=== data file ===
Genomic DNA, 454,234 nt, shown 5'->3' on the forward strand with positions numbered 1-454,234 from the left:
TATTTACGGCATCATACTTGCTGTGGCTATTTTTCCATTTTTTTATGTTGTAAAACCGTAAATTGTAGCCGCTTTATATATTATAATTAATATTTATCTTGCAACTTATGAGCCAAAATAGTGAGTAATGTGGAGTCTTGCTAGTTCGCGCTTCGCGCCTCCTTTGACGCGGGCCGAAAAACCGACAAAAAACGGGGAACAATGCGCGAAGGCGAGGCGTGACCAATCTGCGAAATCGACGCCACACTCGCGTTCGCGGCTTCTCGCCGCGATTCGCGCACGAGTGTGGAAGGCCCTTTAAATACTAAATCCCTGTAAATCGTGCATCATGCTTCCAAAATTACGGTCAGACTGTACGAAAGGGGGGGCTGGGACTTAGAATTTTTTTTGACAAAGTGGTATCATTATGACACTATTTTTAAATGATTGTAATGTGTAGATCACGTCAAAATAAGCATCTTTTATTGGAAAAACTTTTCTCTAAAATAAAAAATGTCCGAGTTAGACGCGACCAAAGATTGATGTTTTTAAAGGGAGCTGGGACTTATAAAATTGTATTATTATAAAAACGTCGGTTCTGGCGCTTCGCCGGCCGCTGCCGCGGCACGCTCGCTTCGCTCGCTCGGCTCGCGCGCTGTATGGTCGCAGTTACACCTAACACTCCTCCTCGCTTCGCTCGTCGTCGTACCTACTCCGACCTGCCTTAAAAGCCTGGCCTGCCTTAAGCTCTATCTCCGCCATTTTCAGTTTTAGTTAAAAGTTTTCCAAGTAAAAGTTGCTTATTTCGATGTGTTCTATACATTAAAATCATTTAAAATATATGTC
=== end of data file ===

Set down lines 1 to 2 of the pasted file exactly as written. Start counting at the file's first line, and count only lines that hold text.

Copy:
Genomic DNA, 454,234 nt, shown 5'->3' on the forward strand with positions numbered 1-454,234 from the left:
TATTTACGGCATCATACTTGCTGTGGCTATTTTTCCATTTTTTTATGTTGTAAAACCGTAAATTGTAGCCGCTTTATATATTATAATTAATATTTATCTTGCAACTTATGAGCCAAAATAGTGAGTAATGTGGAGTCTTGCTAGTTCGCGCTTCGCGCCTCCTTTGACGCGGGCCGAAAAACCGACAAAAAACGGGGAACAATGCGCGAAGGCGAGGCGTGACCAATCTGCGAAATCGACGCCACACTCGCGTTCGCGGCTTCTCGCCGCGATTCGCGCACGAGTGTGGAAGGCCCTTTAAATACTAAATCCCTGTAAATCGTGCATCATGCTTCCAAAATTACGGTCAGACTGTACGAAAGGGGGGGCTGGGACTTAGAATTTTTTTTGACAAAGTGGTATCATTATGACACTATTTTTAAATGATTGTAATGTGTAGATCACGTCAAAATAAGCATCTTTTATTGGAAAAACTTTTCTCTAAAATAAAAAATGTCCGAGTTAGACGCGACCAAAGATTGATGTTTTTAAAGGGAGCTGGGACTTATAAAATTGTATTATTATAAAAACGTCGGTTCTGGCGCTTCGCCGGCCGCTGCCGCGGCACGCTCGCTTCGCTCGCTCGGCTCGCGCGCTGTATGGTCGCAGTTACACCTAACACTCCTCCTCGCTTCGCTCGTCGTCGTACCTACTCCGACCTGCCTTAAAAGCCTGGCCTGCCTTAAGCTCTATCTCCGCCATTTTCAGTTTTAGTTAAAAGTTTTCCAAGTAAAAGTTGCTTATTTCGATGTGTTCTATACATTAAAATCATTTAAAATATATGTC